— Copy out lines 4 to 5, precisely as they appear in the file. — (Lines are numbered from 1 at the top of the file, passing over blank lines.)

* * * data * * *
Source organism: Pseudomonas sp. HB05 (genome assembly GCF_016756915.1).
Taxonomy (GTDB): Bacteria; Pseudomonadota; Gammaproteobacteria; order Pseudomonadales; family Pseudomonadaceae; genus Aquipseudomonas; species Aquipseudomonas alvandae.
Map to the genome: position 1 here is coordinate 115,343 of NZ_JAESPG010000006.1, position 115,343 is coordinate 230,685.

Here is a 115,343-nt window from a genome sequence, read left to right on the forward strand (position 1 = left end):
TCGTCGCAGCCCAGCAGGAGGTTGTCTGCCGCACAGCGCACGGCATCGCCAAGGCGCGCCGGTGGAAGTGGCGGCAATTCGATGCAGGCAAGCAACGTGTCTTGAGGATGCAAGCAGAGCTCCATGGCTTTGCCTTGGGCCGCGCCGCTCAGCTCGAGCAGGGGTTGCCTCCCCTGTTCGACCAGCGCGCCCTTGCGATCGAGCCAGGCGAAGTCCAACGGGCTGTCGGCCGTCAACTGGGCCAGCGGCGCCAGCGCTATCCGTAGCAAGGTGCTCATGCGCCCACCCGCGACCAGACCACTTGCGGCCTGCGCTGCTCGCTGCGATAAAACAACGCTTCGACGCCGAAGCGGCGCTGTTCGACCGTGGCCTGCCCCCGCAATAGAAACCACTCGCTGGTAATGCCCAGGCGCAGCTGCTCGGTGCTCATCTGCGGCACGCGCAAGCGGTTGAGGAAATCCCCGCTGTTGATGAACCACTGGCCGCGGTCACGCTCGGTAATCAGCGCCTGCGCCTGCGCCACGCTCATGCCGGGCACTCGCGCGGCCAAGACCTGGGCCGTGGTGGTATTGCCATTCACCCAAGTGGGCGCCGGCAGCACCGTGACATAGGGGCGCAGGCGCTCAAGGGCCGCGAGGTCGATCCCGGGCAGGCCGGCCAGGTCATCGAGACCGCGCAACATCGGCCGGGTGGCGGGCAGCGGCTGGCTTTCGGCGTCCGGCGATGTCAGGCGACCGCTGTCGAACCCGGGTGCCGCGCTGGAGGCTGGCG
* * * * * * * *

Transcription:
Here is a 115,343-nt window from a genome sequence, read left to right on the forward strand (position 1 = left end):
TCGTCGCAGCCCAGCAGGAGGTTGTCTGCCGCACAGCGCACGGCATCGCCAAGGCGCGCCGGTGGAAGTGGCGGCAATTCGATGCAGGCAAGCAACGTGTCTTGAGGATGCAAGCAGAGCTCCATGGCTTTGCCTTGGGCCGCGCCGCTCAGCTCGAGCAGGGGTTGCCTCCCCTGTTCGACCAGCGCGCCCTTGCGATCGAGCCAGGCGAAGTCCAACGGGCTGTCGGCCGTCAACTGGGCCAGCGGCGCCAGCGCTATCCGTAGCAAGGTGCTCATGCGCCCACCCGCGACCAGACCACTTGCGGCCTGCGCTGCTCGCTGCGATAAAACAACGCTTCGACGCCGAAGCGGCGCTGTTCGACCGTGGCCTGCCCCCGCAATAGAAACCACTCGCTGGTAATGCCCAGGCGCAGCTGCTCGGTGCTCATCTGCGGCACGCGCAAGCGGTTGAGGAAATCCCCGCTGTTGATGAACCACTGGCCGCGGTCACGCTCGGTAATCAGCGCCTGCGCCTGCGCCACGCTCATGCCGGGCACTCGCGCGGCCAAGACCTGGGCCGTGGTGGTATTGCCATTCACCCAAGTGGGCGCCGGCAGCACCGTGACATAGGGGCGCAGGCGCTCAAGGGCCGCGAGGTCGATCCCGGGCAGGCCGGCCAGGTCATCGAGACCGCGCAACATCGGCCGGGTGGCGGGCAGCGGCTGGCTTTCGGCGTCCGGCGATGTCAGGCGACCGCTGTCGAACCCGGGTGCCGCGCTGGAGGCTGGCG